U.S. v. Fiseku, No. 17-1222 (2d Cir. 2018)Annotate this Case
This opinion or order relates to an opinion or order originally issued on October 4, 2018.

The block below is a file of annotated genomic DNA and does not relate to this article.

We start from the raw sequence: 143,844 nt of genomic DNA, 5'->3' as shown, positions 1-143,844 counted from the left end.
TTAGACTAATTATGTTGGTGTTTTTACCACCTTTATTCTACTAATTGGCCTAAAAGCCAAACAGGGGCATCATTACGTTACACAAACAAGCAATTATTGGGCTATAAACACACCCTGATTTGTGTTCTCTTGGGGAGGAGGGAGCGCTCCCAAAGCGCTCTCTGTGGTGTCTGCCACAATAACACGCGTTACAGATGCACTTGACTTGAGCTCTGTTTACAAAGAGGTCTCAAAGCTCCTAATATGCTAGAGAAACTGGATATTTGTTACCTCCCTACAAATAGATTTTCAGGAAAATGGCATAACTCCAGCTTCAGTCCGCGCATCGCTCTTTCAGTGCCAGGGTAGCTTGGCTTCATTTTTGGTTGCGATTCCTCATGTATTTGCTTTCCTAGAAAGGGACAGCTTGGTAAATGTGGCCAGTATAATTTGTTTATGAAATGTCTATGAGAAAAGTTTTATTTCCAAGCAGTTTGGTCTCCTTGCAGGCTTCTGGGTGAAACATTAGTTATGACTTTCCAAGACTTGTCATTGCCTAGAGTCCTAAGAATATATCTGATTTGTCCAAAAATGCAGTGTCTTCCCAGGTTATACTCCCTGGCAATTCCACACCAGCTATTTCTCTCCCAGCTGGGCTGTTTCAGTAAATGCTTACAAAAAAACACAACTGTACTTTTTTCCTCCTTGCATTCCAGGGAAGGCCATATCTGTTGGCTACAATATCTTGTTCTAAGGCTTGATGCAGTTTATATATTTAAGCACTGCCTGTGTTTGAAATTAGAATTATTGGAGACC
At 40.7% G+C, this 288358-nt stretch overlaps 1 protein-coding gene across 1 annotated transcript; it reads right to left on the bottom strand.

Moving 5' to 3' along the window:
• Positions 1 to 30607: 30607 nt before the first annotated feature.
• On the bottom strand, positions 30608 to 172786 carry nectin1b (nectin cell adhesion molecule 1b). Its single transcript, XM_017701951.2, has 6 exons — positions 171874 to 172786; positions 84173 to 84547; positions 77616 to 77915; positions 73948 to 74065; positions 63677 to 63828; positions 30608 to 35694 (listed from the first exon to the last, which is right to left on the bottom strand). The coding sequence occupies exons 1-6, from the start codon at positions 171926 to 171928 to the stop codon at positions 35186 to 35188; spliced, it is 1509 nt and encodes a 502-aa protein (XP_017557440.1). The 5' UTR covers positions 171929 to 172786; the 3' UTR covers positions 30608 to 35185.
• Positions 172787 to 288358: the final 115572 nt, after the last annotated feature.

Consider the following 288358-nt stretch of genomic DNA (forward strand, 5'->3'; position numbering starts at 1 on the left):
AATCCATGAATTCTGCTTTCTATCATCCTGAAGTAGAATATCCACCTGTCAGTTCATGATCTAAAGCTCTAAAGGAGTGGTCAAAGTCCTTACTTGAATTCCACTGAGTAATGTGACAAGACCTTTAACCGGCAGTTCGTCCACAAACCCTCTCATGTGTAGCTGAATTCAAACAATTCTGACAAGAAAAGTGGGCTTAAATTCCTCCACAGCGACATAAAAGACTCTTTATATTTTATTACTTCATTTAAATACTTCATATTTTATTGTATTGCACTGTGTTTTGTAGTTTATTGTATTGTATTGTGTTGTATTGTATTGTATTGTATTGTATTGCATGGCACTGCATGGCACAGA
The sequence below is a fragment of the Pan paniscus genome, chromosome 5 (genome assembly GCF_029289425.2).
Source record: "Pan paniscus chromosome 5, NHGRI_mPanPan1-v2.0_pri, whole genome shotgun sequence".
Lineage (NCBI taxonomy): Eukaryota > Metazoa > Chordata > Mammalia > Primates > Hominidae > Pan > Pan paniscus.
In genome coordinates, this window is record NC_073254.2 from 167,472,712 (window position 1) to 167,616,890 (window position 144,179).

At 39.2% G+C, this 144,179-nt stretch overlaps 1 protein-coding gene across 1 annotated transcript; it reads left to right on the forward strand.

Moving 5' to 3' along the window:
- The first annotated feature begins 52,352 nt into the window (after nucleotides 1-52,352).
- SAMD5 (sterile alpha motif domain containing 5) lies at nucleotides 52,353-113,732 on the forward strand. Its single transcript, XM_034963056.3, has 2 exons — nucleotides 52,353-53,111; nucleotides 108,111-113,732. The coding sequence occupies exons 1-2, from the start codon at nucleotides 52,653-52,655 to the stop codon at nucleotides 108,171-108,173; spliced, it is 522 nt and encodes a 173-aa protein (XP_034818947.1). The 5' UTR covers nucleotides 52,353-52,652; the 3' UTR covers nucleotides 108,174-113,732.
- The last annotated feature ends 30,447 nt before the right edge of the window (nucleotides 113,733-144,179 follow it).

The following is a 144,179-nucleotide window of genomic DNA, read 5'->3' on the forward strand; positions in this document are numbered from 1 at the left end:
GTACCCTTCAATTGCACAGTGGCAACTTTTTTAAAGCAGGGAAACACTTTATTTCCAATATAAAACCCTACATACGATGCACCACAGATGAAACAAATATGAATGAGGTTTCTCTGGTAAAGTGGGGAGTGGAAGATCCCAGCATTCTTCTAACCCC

17-1222-cr U.S. v. Fiseku United States Court of Appeals FOR THE SECOND CIRCUIT ______________ August Term, 2017 (Argued: June 7, 2018 Decided: October 4, 2018 Amended: December 17, 2018) Docket No. 17 1222 cr ______________ UNITED STATES OF AMERICA, Appellee, –v.– BEKIM FISEKU, Defendant Appellant, SEFEDIN JAJAGA, Defendant.* ______________ B e f o r e : CABRANES, LYNCH, and CARNEY, Circuit Judges. ______________ The Clerk of Court is directed to amend the case caption to conform to the above. * Defendant appellant Bekim Fiseku appeals from a judgment entered in the United States District Court for the Southern District of New York (Engelmayer, J.) convicting him of conspiracy to commit Hobbs Act robbery. Fiseku entered a conditional guilty plea after the District Court denied in part his motion to suppress physical evidence recovered during an investigatory stop. On appeal, he principally challenges that suppression ruling, arguing that the officers who apprehended him acted unreasonably by restraining Fiseku in handcuffs, thereby effectuating a de facto arrest without probable cause in violation of the Fourth Amendment. We disagree. As the District Court correctly determined, this case presents unusual circumstances that justify the use of handcuffs during an investigatory stop. Fiseku further argues that defense counsel was constitutionally ineffective in failing to assert a particular argument contesting Fiseku’s status as a “career offender” under the United States Sentencing Guidelines. Following our usual practice, we decline to adjudicate Fiseku’s ineffective assistance claim in this appeal, without prejudice to its renewal in a collateral proceeding. AFFIRMED. ______________ ROBERT ALLEN, Assistant United States Attorney (Won S. Shin, Assistant United States Attorney, on the brief), for Geoffrey S. Berman, United States Attorney for the Southern District of New York, New York, NY, for Appellee. MARY ANNE WIRTH, Bleakley Platt & Schmidt, LLP, White Plains, NY, for Defendant Appellant. ______________ SUSAN L. CARNEY, Circuit Judge: Defendant appellant Bekim Fiseku entered a conditional plea of guilty to one count of conspiracy to commit Hobbs Act robbery after the United States District Court for the Southern District of New York (Engelmayer, J.) denied in part his motion to suppress evidence recovered during an investigatory stop. See United States v. Fiseku (“Suppression Order”), No. 15 CR 384, 2015 WL 7871038 (S.D.N.Y. Dec. 3, 2015). On 2 appeal, Fiseku challenges that denial, and also asserts that defense counsel was constitutionally ineffective in failing to make a particular argument contesting Fiseku’s status as a “career offender” under the United States Sentencing Guidelines (the “Guidelines”). As to the suppression ruling, we agree with the District Court that the officers acted reasonably under the Fourth Amendment during the late night investigatory stop, notwithstanding their decision to briefly restrain Fiseku and two other individuals in handcuffs before the officers developed probable cause to arrest. As to Fiseku’s ineffective assistance claim, in accordance with our usual practice, we decline to address his argument on direct appeal, without prejudice to his renewal of the claim in a collateral proceeding. Accordingly, for the reasons set forth more fully below, we AFFIRM the District Court’s judgment. BACKGROUND2 I. The investigatory stop Fiseku and two other individuals were apprehended in the early hours of September 20, 2014, in Bedford, New York, a rural town in Westchester County. Sergeant Vincent Gruppuso of the Bedford Police Department was on duty that night, patrolling the streets in a marked patrol car. At approximately 1:15 a.m., Gruppuso saw a white Nissan Pathfinder stopped on a dirt pull off. Gruppuso pulled up to the vehicle and had a short conversation with the driver, later identified as Sefedin Jajaga, who 2 The account provided here is drawn from the documentary evidence and testimony adduced before the District Court in connection with Fiseku’s motion to suppress. Where the evidence was contested or ambiguous, we defer to the District Court’s findings of fact as set forth in its suppression ruling, except with regard to the precise order in which Fiseku and Jajaga were handcuffed in the moments following Officer Gruppuso’s arrival in the parking lot, as described below. 3 appeared to be the only person in the car. Jajaga told Gruppuso that he lived in Staten Island and was in Bedford that night visiting a friend. He was on the pull off, he explained, because the Pathfinder was having transmission trouble, and he was waiting for a friend who had agreed to bring a tow truck from Brooklyn. Gruppuso drove on, but as he later testified, the situation “seemed suspicious,” particularly because he knew that a nearby house was vacant while awaiting sale, making it a “prime target for . . . burglary.” App’x 126–27. He decided to circle back and check on the vehicle. On his way back to the pull off, Gruppuso encountered the Pathfinder driving on a nearby street, less than five minutes after the driver had complained of transmission trouble. Gruppuso followed the Pathfinder to a “park n ride” parking lot near the highway. As he turned into the parking lot, Gruppuso saw the Pathfinder parked in the far corner of the lot, which was ringed by trees. He parked nearby and now observed three men in or near the Pathfinder: Jajaga sitting in the driver’s seat, a second individual (later identified as a certain Hughes) sitting in the passenger seat, and a third (later identified as Fiseku) walking around the rear of the vehicle. Because Gruppuso drove into the parking lot only moments after the Pathfinder, there was not enough time for anyone to enter that vehicle without Gruppuso noticing, unless someone was “stand[ing] there ready to jump in the vehicle when it pulled in and stopped.” App’x 158. Gruppuso radioed from the parking lot at 1:25 a.m., asking for an additional unit to join him, then got out of his car and approached the Pathfinder. Two officers soon arrived in separate police cruisers. By that time, Gruppuso had already begun interacting with Fiseku: after examining Fiseku’s driver’s license, Gruppuso patted him down and found no weapons or contraband. Within moments, the officers directed 4 Jajaga to exit the Pathfinder, patted him down and handcuffed him, and handcuffed Fiseku.3 The officers then directed Hughes to exit the vehicle, then patted him down and handcuffed him as well. Gruppuso testified at the suppression hearing that the three men were handcuffed for officer safety. The officers did not draw their guns, however, because “[t]here was no threat of deadly force at that time.” App’x 170 (emphasis added). The officers did not tell the men that they were under arrest, nor did they issue Miranda warnings; rather, they explained that the men “were being detained” while the officers investigated their suspicious activity. App’x 139. The men were then separated for individual questioning, a “common interview tactic,” according to Gruppuso. App’x 137. Jajaga and Hughes were each seated, separately, in the back seat of patrol cars, while Fiseku remained standing outside. Jajaga told Gruppuso that he had been able to get the Pathfinder started shortly after their conversation on the dirt pull off. He then drove to the parking lot, he explained, to pick up Fiseku and Hughes, who had driven there in a separate car; the three men planned to travel together to a party in Waterbury, Connecticut. When Gruppuso expressed skepticism, Jajaga offered a different reason for being in Bedford at such a late hour: he had arranged a sexual encounter with a woman who lived there. When asked for additional details, however, Jajaga claimed he did not know the woman’s name or where she lived. The District Court found that Gruppuso first handcuffed Fiseku, and then directed Jajaga to exit the vehicle, at which point Jajaga was handcuffed in the presence of all three officers. Gruppuso’s testimony, however, conflicts with that account: as pointed out on Fiseku’s petition for panel rehearing, Gruppuso testified that Jajaga was handcuffed “first.” App’x 170. We issued this amended opinion to correct this error. 3 5 Hughes, like Jajaga, stated that the three men were en route to a party in Connecticut in two separate cars. His account diverged at that point, however: whereas Jajaga claimed that the three men intended to proceed from Bedford together in one car, Hughes claimed they stopped in Bedford only to stretch their legs and smoke a cigarette, after which the men got back into separate cars. Fiseku, too, mentioned a party in Connecticut, but, contrary to both Jajaga’s and Hughes’s accounts, he claimed that all three men had arrived in Bedford together in one car. When Gruppuso confronted Fiseku with that inconsistency, Fiseku “stopped talking.” App’x 142. After hearing all three accounts, Gruppuso returned to Jajaga and said he didn’t believe Jajaga’s story. When asked “if there was anything in the vehicle that shouldn’t be there,” Jajaga responded, “[N]o, you can look.” Id. The officers searched the vehicle and found the following items: baseball caps and a sweatshirt bearing New York Police Department insignia, a gold “repo/recovery agent” badge on a lanyard, a stun gun, a BB gun “replicating” a Colt .45 pistol, a blank pistol “replicating” a .25 automatic, flashlights, walkie talkies, gloves, a screw driver, and duct tape. Suppression Order, 2015 WL 7871038, at *4. The search was complete by 1:35 a.m., approximately ten minutes after Gruppuso first arrived in the parking lot. At that point, concerned about a possible home invasion, Gruppuso called in a request for additional units to help canvass the area. The canvass did not reveal any criminal activity. II. Procedural history On June 18, 2015, the Government filed a sealed indictment charging Fiseku and Jajaga with one count of conspiracy to commit Hobbs Act robbery, in violation of 18 U.S.C. § 1951. In September 2015, Fiseku and Jajaga moved to suppress both the physical evidence recovered from the vehicle and certain statements they made to the 6 officers during the stop, asserting arguments under both the Fourth and Fifth Amendments. The District Court held a suppression hearing in October 2015, and then invited supplemental briefing, followed by oral argument. On December 3, 2015, the District Court entered an order granting in part and denying in part the suppression motion. Suppression Order, 2015 WL 7871038. The court rejected defendants’ argument that the officers effectuated a de facto arrest without probable cause in violation of the Fourth Amendment. See id. at *11. In the District Court’s view, the officers’ conduct—including their use of handcuffs—was reasonable in light of the circumstances of the late night investigatory stop in a remote area. See id. Turning to defendants’ arguments under the Fifth Amendment, the court concluded that defendants’ statements must be suppressed because the officers subjected defendants to a custodial interrogation without providing Miranda warnings. See id. at *14–15 (finding inapplicable the “public safety” exception to Miranda’s requirements); see also Miranda v. Arizona, 384 U.S. 436, 444 (1966) (requiring suppression of statements “stemming from custodial interrogation of the defendant unless [the prosecution] demonstrates the use of procedural safeguards effective to secure the privilege against self incrimination”). The court declined, however, to suppress the physical evidence recovered from the vehicle, concluding that “Jajaga’s consent to search the vehicle was voluntarily and freely given,” notwithstanding the lack of Miranda warnings. Suppression Order, 2015 WL 7871038, at *18. In November 2016, Fiseku entered a conditional guilty plea to the single count of conspiracy to commit Hobbs Act robbery. At the change of plea hearing, he allocuted that he conspired with others to rob a known narcotics trafficker in Bedford. Fiseku’s plea agreement articulated the parties’ consensus that, in light of his status as a career offender (as defined in Guidelines section 4B1.1), the applicable offense level would be 7 29, producing a stipulated advisory Guidelines sentencing range of 151 to 188 months’ imprisonment. Fiseku agreed not to appeal or collaterally attack any sentence that fell within or below that stipulated Guidelines range, except that he reserved the right to assert two specific types of challenges: (1) a claim of ineffective assistance of counsel, whether on direct appeal or in a habeas proceeding; and (2) an appeal of the District Court’s decision not to suppress the physical evidence recovered from the vehicle. The agreement further provided that, should Fiseku successfully appeal the suppression ruling, the Government would not oppose a motion to withdraw his plea. Fiseku appeared for sentencing on April 12, 2017. The District Court adopted the Guidelines calculation in the plea agreement (including Fiseku’s designation as a career offender) and sentenced him, principally, to 108 months’ imprisonment. Fiseku timely appealed. DISCUSSION In this appeal, Fiseku argues that the investigatory stop ripened into a de facto arrest when Officer Gruppuso restrained him in handcuffs, and therefore, that the Fourth Amendment compels suppression of the physical evidence recovered from the Pathfinder during that stop. We disagree, and so affirm the District Court’s decision declining to suppress that evidence. Fiseku additionally asserts a claim of ineffective assistance of counsel, arguing that defense counsel was ineffective in failing to make certain arguments challenging the Government’s proposed Guidelines calculation. We decline to reach this argument on direct appeal, without prejudice to its renewal in a future collateral proceeding where the record may be more fully developed. 8 I. Fiseku’s Fourth Amendment challenge Fiseku maintains that the officers’ use of handcuffs caused the investigatory detention to ripen into a de facto arrest without probable cause in violation of the Fourth Amendment. He contends, therefore, that the District Court erred in declining to suppress the physical evidence recovered during the investigatory stop as fruit of the poisonous tree.4 See Utah v. Strieff, 136 S. Ct. 2056, 2061 (2016). In appeals from denied suppression motions, we review factual determinations for clear error, but we review de novo conclusions of law and “[m]ixed questions of law and fact,” including the ultimate determination of “whether the admitted or established facts satisfy the relevant statutory or constitutional standard.” United States v. Alexander, 888 F.3d 628, 631 (2d Cir. 2018) (internal quotation marks omitted). We agree with the District Court’s conclusion that the unusual circumstances of Fiseku’s apprehension justified the brief use of handcuffs in this instance. We accordingly affirm the District Court’s decision not to suppress the physical evidence under the Fourth Amendment.5 Under the so called “exclusionary rule,” trial courts must generally “exclude evidence obtained by unconstitutional police conduct.” Utah v. Strieff, 136 S. Ct. 2056, 2059 (2016). The Supreme Court has recognized “several exceptions” to that rule, see id. at 2061, but the Government has not argued that any exception applies in this instance. Rather, the Government contends that the officers acted reasonably under the Fourth Amendment during the investigatory stop such that the exclusionary rule does not come into play. 4 Fiseku also purports to challenge the District Court’s conclusion that Jajaga’s consent to search the Pathfinder was voluntarily given. But because Fiseku’s argument amounts to a single paragraph bereft of any citation to applicable legal authority, we deem the point abandoned. See United States v. Botti, 711 F.3d 299, 313 (2d Cir. 2013) (“It is a settled appellate rule that issues adverted to in a perfunctory manner, unaccompanied by some effort at developed argumentation, are deemed waived.”). 5 9 A. Legal standard: Investigatory stops and de facto arrests The Fourth Amendment defines a right to be free from “unreasonable searches and seizures.” U.S. Const. amend. IV. Courts assess “reasonableness” in this context by “balancing the particular need to search or seize against the privacy interests invaded by such action.” United States v. Bailey, 743 F.3d 322, 331 (2d Cir. 2014). While an arrest must generally be supported by probable cause, “an officer may conduct a brief investigatory detention”—also referred to as a “Terry stop”—“as long as the officer has reasonable suspicion that the person to be detained is committing or has committed a criminal offense.” United States v. Compton, 830 F.3d 55, 61 (2d Cir. 2016) (emphasis added) (internal quotation marks omitted); see also Terry v. Ohio, 392 U.S. 1 (1968). Even a properly initiated investigatory stop, however, may “ripen into a de facto arrest that must be based on probable cause.” Compton, 830 F.3d at 64. When a court considers a claim of de facto arrest, the following facts are “generally deemed relevant”: (1) the length of time involved in the stop; (2) its public or private setting; (3) the number of participating law enforcement officers; (4) the risk of danger presented by the person stopped; and (5) the display or use of physical force against the person stopped, including firearms, handcuffs, and leg irons. United States v. Newton, 369 F.3d 659, 674 (2d Cir. 2004). As we cautioned in Newton, “No one of these factors is determinative. But to satisfy the reasonableness standard, officers conducting stops on less than probable cause must employ the least intrusive means reasonably available to effect their legitimate investigative purposes.” Id. (citation and internal quotation marks omitted). The Supreme Court has emphasized that “[i]t is the [Government’s] burden to demonstrate that the seizure it seeks to justify on the basis of a reasonable suspicion 10 was sufficiently limited in scope and duration to satisfy the conditions of an investigative seizure.” Florida v. Royer, 460 U.S. 491, 500 (1983). We apply “an objective standard” in assessing the Government’s asserted justification, asking whether “the facts available to the officer at the moment of the seizure or the search ‘warrant a [person] of reasonable caution in the belief’ that the action taken was appropriate[.]” Terry, 392 U.S. at 21–22 (quoting Carroll v. United States, 267 U.S. 132, 162 (1925)). B. The investigatory stop in this case On appeal, the parties appear to agree to two propositions: first, that Officer Gruppuso had reasonable suspicion sufficient to justify initiating a Terry stop, and second, that he did not have probable cause to arrest Fiseku until he discovered the suspicious equipment inside the Pathfinder. Fiseku urges us to conclude that the investigatory stop ripened into a de facto arrest unsupported by probable cause when, shortly after initiating the Terry stop and patting him down, Gruppuso handcuffed him. On de novo review, we conclude that this case presents “unusual circumstances” under which an officer may handcuff a suspect without “transform[ing] a Terry stop into an arrest.” Grice v. McVeigh, 873 F.3d 162, 168 (2d Cir. 2017). When, at approximately 1:25 a.m., Gruppuso followed the white Pathfinder into the dark parking lot surrounded by trees, he had reason to believe that Jajaga had lied about why he was in rural Bedford so late at night. It was highly improbable that Jajaga had managed to get the vehicle started mere moments after telling Gruppuso that he was stranded with a broken transmission and was waiting for a friend to arrive from distant Brooklyn with a tow truck. Gruppuso’s suspicions were reasonably heightened when he saw that the Pathfinder now had a passenger (Hughes), and that a third man (Fiseku)—also not earlier present—was walking around the side of the vehicle. During the conversation on the dirt pull off, Gruppuso had believed that Jajaga was the 11 vehicle’s only occupant. Given those observations, and given that Gruppuso arrived in the parking lot mere moments after the Pathfinder, Gruppuso might reasonably have inferred either that the additional two men had been hiding in the vehicle during the conversation on the pull off, or that they had been waiting in the parking lot for Jajaga to arrive. In either event, and in this setting, a reasonably cautious officer in Gruppuso’s position would have objective grounds to suspect that the three men were about to commit a crime, or that they had recently done so. Moreover, the officer would recognize how little he knew in this quickly evolving situation, where both the degree of suspicion and the number of suspects had grown substantially in the space of ten minutes. Gruppuso radioed for assistance, but given the late hour and the remote location, he could not be sure how many units would respond, or how long it would take them to arrive. In fact, two units responded within minutes, but by that time, Gruppuso had already begun interacting with Fiseku. A pat down did not reveal any weapons or contraband on Fiseku’s person, but the Supreme Court has “expressly recognized” that “suspects may injure police officers and others by virtue of their access to weapons, even though they may not themselves be armed.” Michigan v. Long, 463 U.S. 1032, 1048 (1983) (emphasis added). The Long Court explained further that “investigative detentions involving suspects in vehicles are especially fraught with danger to police officers.” Id. at 1047. When Jajaga and Fiseku were restrained in handcuffs, an additional suspect (Hughes) remained seated in the Pathfinder, where weapons may have lain within reach. Moreover, in the dark, tree lined parking lot, Gruppuso could not feasibly conduct a protective perimeter sweep to check for secreted weapons or additional associates while monitoring three suspects, whom the District Court described as “muscular men.” App’x 185. 12 We generally view handcuff use as a “hallmark of a formal arrest.” Newton, 369 F.3d at 676. At the same time, we have long recognized that, “regardless of whether probable cause to arrest exists,” a “law enforcement agent, faced with the possibility of danger, has a right to take reasonable steps to protect himself.” United States v. Alexander, 907 F.2d 269, 272 (2d Cir. 1990). Recognizing the tension between these competing principles, we have explained that the Fourth Amendment occasionally will permit handcuff usage during a Terry stop when the “police have a reasonable basis to think that the person detained poses a present physical threat and that handcuffing is the least intrusive means to protect against that threat.”6 Bailey, 743 F.3d at 340 (emphasis added). To that end, we have previously found that officers acted reasonably in using handcuffs when they acted based on reliable information that a suspect was armed and possibly dangerous. See, e.g., Grice, 873 F.3d at 168 (The officer “received a report . . . of an individual matching [the suspect’s] description bending down by the [train] tracks with a remote control device,” and so “had reason to believe” that the suspect “might use an electronic device to set off an explosive on the tracks.”); Newton, 369 F.3d at 675 (Officers visited an apartment “to investigate a report that [the suspect] illegally possessed a firearm and had recently threatened to kill his mother and her husband.”); United States v. Vargas, 369 F.3d 98, 102 (2d Cir. 2004) (“[T]he officers had Officer Gruppuso testified at the suppression hearing that it is not “unusual” for him to use handcuffs during investigatory stops. App’x 138. In determining whether police conduct is consistent with the Fourth Amendment, we assess the circumstances objectively, and not according to the subjective motivations of police officers, see Whren v. United States, 517 U.S. 806, 813 (1996), let alone what an officer’s practice might be in other circumstances. Accordingly, the only question before us is whether Gruppuso acted reasonably under the circumstances of Fiseku’s apprehension. We have emphasized that “[h]andcuffing is ordinarily not incident to a Terry stop, and tends to show that a stop has ripened into an arrest.” Grice, 873 F.3d at 167. Several of our sister circuits have similarly cautioned that the use of handcuffs in Terry stops is not “a matter of routine.” United States v. Acosta Colon, 157 F.3d 9, 18 (1st Cir. 1998); see also Ramos v. City of Chicago, 716 F.3d 1013, 1018 (7th Cir. 2013). 6 13 reliable information that [the suspect] was carrying a weapon,” and he “demonstrated his unwillingness to cooperate . . . by fleeing . . . when originally approached and continuing to struggle . . . following the stop.”). In this case, Fiseku asserts that Gruppuso acted unreasonably and based on suspicion alone: Gruppuso had neither received reports of, nor directly observed, conduct suggesting that the occupants of the Pathfinder had engaged in criminal activity, or that any of them carried a weapon or otherwise presented a physical threat or risk of flight. In Fiseku’s view, his apprehension closely resembles the investigatory stop in United States v. Bailey, 743 F.3d 322 (2d Cir. 2014), in which this Court found the use of handcuffs to be unreasonable. We find this comparison inapt. In Bailey, two detectives were surveilling an apartment in which, according to a reliable informant, a man armed with a handgun was selling drugs. Two men, each of whom matched the drug dealer’s general description, emerged from the apartment and got into a car. The detectives followed the car for approximately one mile, then directed the men to pull over in a fire station parking lot and exit the vehicle. A pat down revealed no weapons. In response to the detectives’ questions, one of the men claimed to live at the surveilled apartment. The detectives handcuffed the men and detained them while the police searched the apartment pursuant to a warrant that had been issued earlier that same day. On appeal, we found a Fourth Amendment violation in the handcuffing, concluding that the record evinced no “physical threat” or other factor that would justify handcuffing the two men. Id. at 340. We cautioned, however, that in a future case, “the government may be able to point to circumstances supporting a reasonable basis to think that even an unarmed person poses a present physical threat or flight risk warranting handcuffing.” Id. 14 We find persuasive the District Court’s thorough discussion here of material differences between the circumstances of Fiseku’s apprehension and the stop in Bailey. See Suppression Order, 2015 WL 7871038, at *9–10. In Bailey, the detectives selected when and where to conduct the investigatory stop, and apprehended the two men with the legitimate, limited purpose of confirming whether either of the car’s occupants might be a resident of the apartment under surveillance. The detectives might have suspected that one or both men had committed a crime at some point in the past, but the record did not suggest any ongoing or imminent criminal activity. Here, by contrast, Gruppuso stumbled upon a suspicious scenario in the middle of the night in a remote, wooded location where three suspects had, it appeared, arranged to meet. His goal was not simply to identify the men, but to confirm or rebut his suspicion that they had committed, or were poised to commit, a home invasion or some other crime. The likelihood of ongoing or imminent criminal activity heightened the risk that one or more suspects might be armed and that they might attempt to fight or flee. Gruppuso made quick decisions about how best to protect both himself and the public, acting in the face of uncertainty about how many associates might be present, what sort of criminal activity they might be involved in, or whether any of them might have access to a weapon.7 Gruppuso made the cautious choice to restrain Jajaga and Fiseku in handcuffs at the outset of the investigatory stop so he could safely turn his attention to the suspect We have previously cautioned that “suspecting a person of having committed a burglary cannot, in and of itself, provide police with grounds to subject that person to an extremely intrusive Terry stop.” Oliveira v. Mayer, 23 F.3d 642, 647 n.1 (2d Cir. 1994). Here, however, our review of “the facts available to [Gruppuso] at the moment of the seizure or the search,” Terry, 392 U.S. at 21–22, confirms that he acted on the basis of more than mere suspicion of wrongdoing. 7 15 remaining in the vehicle and the two newly arrived police cruisers. Under these circumstances, “handcuffing was a less intimidating—and less dangerous—means of ensuring [officer] safety . . . than holding [Jajaga and Fiseku] at gunpoint.” Newton, 369 F.3d at 675. Given the “swiftly developing situation” in which Gruppuso found himself, we heed the Supreme Court’s warning not to “indulge in unrealistic second guessing.” United States v. Sharpe, 470 U.S. 675, 686 (1985). As the Sharpe Court explained, “The question is not simply whether some other alternative was available, but whether the police acted unreasonably in failing to recognize or to pursue it.” Id. at 687 (emphasis added). Here, although Gruppuso might have chosen to proceed without using physical restraints, we conclude that he did not act unreasonably when he placed Fiseku in handcuffs shortly after initiating the investigatory stop. Having concluded that the initial application of handcuffs was reasonable, we next consider whether the continued use of handcuffs became unreasonable at some point thereafter. We conclude that it did not. In the space of ten minutes, the three officers patted down and handcuffed the three suspects, separated them, questioned each of them at least once, then searched the Pathfinder and discovered highly suspicious equipment inside, at which point (as Fiseku concedes) they had probable cause to effectuate an arrest. As the District Court explained, the record does not suggest “that the officers were at all dilatory in questioning the three men.” Suppression Order, 2015 WL 7871038, at *11; see also, e.g., Grice, 873 F.3d at 168 (“[T]hirty three minutes was not an unreasonable interval to keep the handcuffs on while officers and a dog searched the tracks for a potential bomb.”). Further, if handcuffs were reasonable when three officers were questioning three suspects in this remote area late at night, then handcuffs remained reasonable when one or more of those officers turned his attention away from the suspects in order to briefly search a vehicle. See, e.g., United States v. Hurst, 228 F.3d 751, 758 n.3 (6th Cir. 2000) (“[W]here defendant was reasonably 16 suspected of having just burglarized a home and might reasonably have been deemed armed and dangerous, the officers’ attempt to use handcuffs as a precautionary measure to secure their safety during the vehicle search was not unreasonable or otherwise improper.”). For the reasons set forth above, we conclude that Officer Gruppuso and his colleagues did not violate Fiseku’s Fourth Amendment rights by restraining him in handcuffs during the initial ten minutes of the investigatory detention before probable cause was established. We accordingly affirm the District Court’s decision not to suppress the physical evidence recovered during the officers’ search of the Pathfinder. II. Fiseku’s claim of ineffective assistance of counsel Fiseku’s second argument on appeal is that he received ineffective assistance of counsel in connection with his sentencing. He contends in particular that defense counsel should have challenged his classification as a “career offender” under section 4B1.1 of the Sentencing Guidelines on the grounds that his crime of conviction (conspiracy to commit Hobbs Act robbery) does not meet the definition of a “crime of violence” set forth in Guidelines section 4B1.2. We are “generally reluctant to address ineffectiveness claims on direct review,” a stage at which “the constitutional sufficiency of counsel’s performance is usually unripe for seasoned retrospection.” United States v. Rivernider, 828 F.3d 91, 106 (2d Cir. 2016) (internal quotation marks omitted). That reluctance is particularly appropriate in this instance. We note, first, that the legal issue underlying Fiseku’s ineffective assistance claim presents an interpretive question about the Guidelines that this Circuit has yet to 17 address.8 Moreover, the record on appeal is silent as to defense counsel’s conversations with Fiseku and strategic calculations regarding Fiseku’s plea agreement (in which the parties stipulated to Fiseku’s status as a career offender) and sentencing submissions (in connection with which defense counsel did, in fact, argue against a “career offender” designation, albeit on different grounds than those Fiseku describes in his ineffectiveness claim). Given these legal and factual uncertainties, “we decline to review defendant’s claim of ineffective assistance of counsel on the record now before us.” United States v. Morris, 350 F.3d 32, 39 (2d Cir. 2003). Our decision here does not foreclose Fiseku from asserting an identical claim of ineffective assistance of counsel in a future motion under 28 U.S.C. § 2255, should he so desire. CONCLUSION Given the unusual circumstances of this case, we are unable to conclude that the officers acted unreasonably in restraining Fiseku and his associates in handcuffs as they did. Accordingly, we AFFIRM the judgment of the District Court. In a recent decision, we determined that conspiracy to commit Hobbs Act robbery meets the definition of a “crime of violence” in the Armed Career Criminal Act, 18 U.S.C. § 924(c)(3)(A). United States v. Barrett, — F.3d —, No. 14 2641 CR, 2018 WL 4288566, at *1 (2d Cir. Sept. 10, 2018). That provision is worded identically to the “force clause” provision in section 4B1.2(a)(1) of the Guidelines, and so Barrett offers persuasive authority that Fiseku’s crime of conviction similarly meets the Guidelines definition of a “crime of violence.” United States v. Walker, 595 F.3d 441, 443 n.1 (2d Cir. 2010). We have not officially so held, however, and we need not do so in this appeal. 8 18